Behind the scenes at many weddings across the globe a battle is brewing between your photography team and your make-up artist (from here on in I’ll just refer to make-up artists as MUA). No, they aren’t fighting about what shade of lipstick you should be wearing, they are jockeying for position on where you will have your hair and make-up done and basically where your entire morning will unfold.
Obviously I’m a bit biased as a photographer but I consider myself fair and reasonable and I’ve tried my best to see both sides of this debate. I’m sure my take on things will upset some MUA’s but honestly most of you are amazing and reasonable to work with and I have all the respect in the world for your job. If this blog does offend you, maybe it’s time to look in the mirror (see what I did there). However, I have seen this growing trend in weddings with more stubborn MUA’s and it’s an issue that should be sorted before the big day begins to avoid stressing out the bride, hence I had to write this blog and clear the air.
Okay, so let me dig into what all the fuss is about, here is the core of the debate. Some MUA’s want their bride in the bathroom with a big mirror where it’s comfortable and easy for them to work. They have plenty of outlets, mirrors, and easy access to their equipment. The photographers want the bride by the beautiful flattering window light so they can make gorgeous natural pictures that tell a story.
So what’s the big deal, just get ready in the bathroom and the photographer can do their best and then they have the whole day to get good pictures. Better yet what many MUA’s offer as a compromise is to do all the make-up in the ugly bathroom and then at the end we can fake it by the window for a few minutes. That seems like a fair compromise right?
Wrong, extremely wrong and let me explain why. Our clients hire us to tell a story, and a huge part of the day, sometimes hours, is the getting ready portion. I’ve captured so many beautiful magical moments in the getting ready part of the day. The bride reading a note from the groom, bridesmaids receiving presents, the mother of the bride watching on and tearing up, the list goes on and on. It makes a world of difference when those moments happen in beautiful window light rather than an ugly bathroom.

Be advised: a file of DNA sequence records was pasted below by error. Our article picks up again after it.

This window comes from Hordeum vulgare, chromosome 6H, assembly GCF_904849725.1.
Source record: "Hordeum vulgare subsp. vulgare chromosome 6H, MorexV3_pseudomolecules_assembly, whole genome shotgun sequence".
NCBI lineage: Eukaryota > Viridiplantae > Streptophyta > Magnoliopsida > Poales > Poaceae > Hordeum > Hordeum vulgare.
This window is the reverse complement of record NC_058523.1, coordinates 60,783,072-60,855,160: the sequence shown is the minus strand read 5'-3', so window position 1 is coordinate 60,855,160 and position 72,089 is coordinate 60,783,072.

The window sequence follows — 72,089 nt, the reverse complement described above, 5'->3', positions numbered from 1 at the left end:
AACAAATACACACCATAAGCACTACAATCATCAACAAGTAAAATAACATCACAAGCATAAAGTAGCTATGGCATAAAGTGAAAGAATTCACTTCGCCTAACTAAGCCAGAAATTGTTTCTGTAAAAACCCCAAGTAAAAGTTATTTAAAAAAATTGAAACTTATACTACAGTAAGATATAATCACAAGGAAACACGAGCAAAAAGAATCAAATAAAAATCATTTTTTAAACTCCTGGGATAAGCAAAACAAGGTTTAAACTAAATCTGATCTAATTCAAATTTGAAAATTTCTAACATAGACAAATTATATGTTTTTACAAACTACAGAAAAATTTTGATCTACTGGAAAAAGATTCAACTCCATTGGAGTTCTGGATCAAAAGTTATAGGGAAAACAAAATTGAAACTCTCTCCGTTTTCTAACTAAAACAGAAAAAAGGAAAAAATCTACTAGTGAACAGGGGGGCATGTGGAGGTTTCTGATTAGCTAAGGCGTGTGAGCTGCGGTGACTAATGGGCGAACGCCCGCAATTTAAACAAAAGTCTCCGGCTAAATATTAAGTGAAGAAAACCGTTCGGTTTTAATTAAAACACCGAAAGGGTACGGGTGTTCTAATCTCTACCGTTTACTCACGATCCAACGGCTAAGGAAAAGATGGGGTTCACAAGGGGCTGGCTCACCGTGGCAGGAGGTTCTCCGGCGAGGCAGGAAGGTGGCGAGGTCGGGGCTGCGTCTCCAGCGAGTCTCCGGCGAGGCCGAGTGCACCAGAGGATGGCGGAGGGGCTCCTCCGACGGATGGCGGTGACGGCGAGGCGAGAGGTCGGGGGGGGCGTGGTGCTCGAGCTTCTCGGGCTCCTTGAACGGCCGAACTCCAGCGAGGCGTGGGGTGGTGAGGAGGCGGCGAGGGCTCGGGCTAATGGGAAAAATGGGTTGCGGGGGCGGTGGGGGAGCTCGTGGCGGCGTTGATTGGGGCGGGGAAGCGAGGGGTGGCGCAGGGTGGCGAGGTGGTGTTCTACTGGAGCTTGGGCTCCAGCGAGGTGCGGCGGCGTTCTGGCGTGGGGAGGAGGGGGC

Another problem with faking it is it can sound good at the time but more times than not things run late and you run out of time. I’m not done yet, having the whole process done in stunning window light or at least a nice room gives your photographer time to be creative and experiment shooting through mirrors, having the dress in the background, etc. You are paying your photography team a lot of money for pictures that are meant to last a lifetime, do you really want them having nothing to shoot in an ugly bathroom for 3 hours then scrambling to be creative crammed into 15 minutes of frantic shooting?
I’ve explained our side of things and that sounds well so what the case for the MUA. Why are they being stubborn? A few arguments from the MUA side of things I’ve heard are “ I don’t want to make my bride hot” or “I can’t see well with natural light or it’s uneven light” or “I need a mirror.” My rebuttal to that is if you’re in a hotel room than heat shouldn’t be a problem, jack up the AC and of course from the photographer’s side of things don’t place her in direct sunbeams. As for a mirror, just bring a medium sized handheld one so the bride can check on things. For the MUA not being able to see well or uneven light, that’s a bit of BS. I’m a photographer so you can’t fool me about how light works. If you face directly out a window the light is completely balanced. Plus our eyes have amazing optics and guess what we can adjust to variant lighting conditions. I’ve worked with hundreds of MUA’s who have done make-up by the window with ease and with beautiful results so I know it can be done. Don’t let them fool you with playing the old, “you won’t look beautiful.” If your MUA can’t make you look beautiful while working by a window then you should find someone else. I don’t know too many photographers who take beautiful pictures in dark ugly bathrooms.
To be fair many MUA’s can be turned off and defensive to photographers because honestly photographers can be pushy and aggressive. Our team’s approach is to have a talk with our clients ahead of the wedding. We ask them politely if they can ask the MUA to do everything by the window and this avoids the annoyance of a MUA getting set up and having to move later on (I can see why that would be really annoying). Our team also offers to help with moving any furniture, their equipment, and extension cords (although any good MUA should have their own) to help make things comfortable for everyone.
In the end neither vendor should cause any stress to the bride on her wedding day so this should be addressed early on. Unfortunately the reality is that this does happen on the wedding day and a bride has to make a decision. To avoid any stress on your big day, make it clear ahead of time.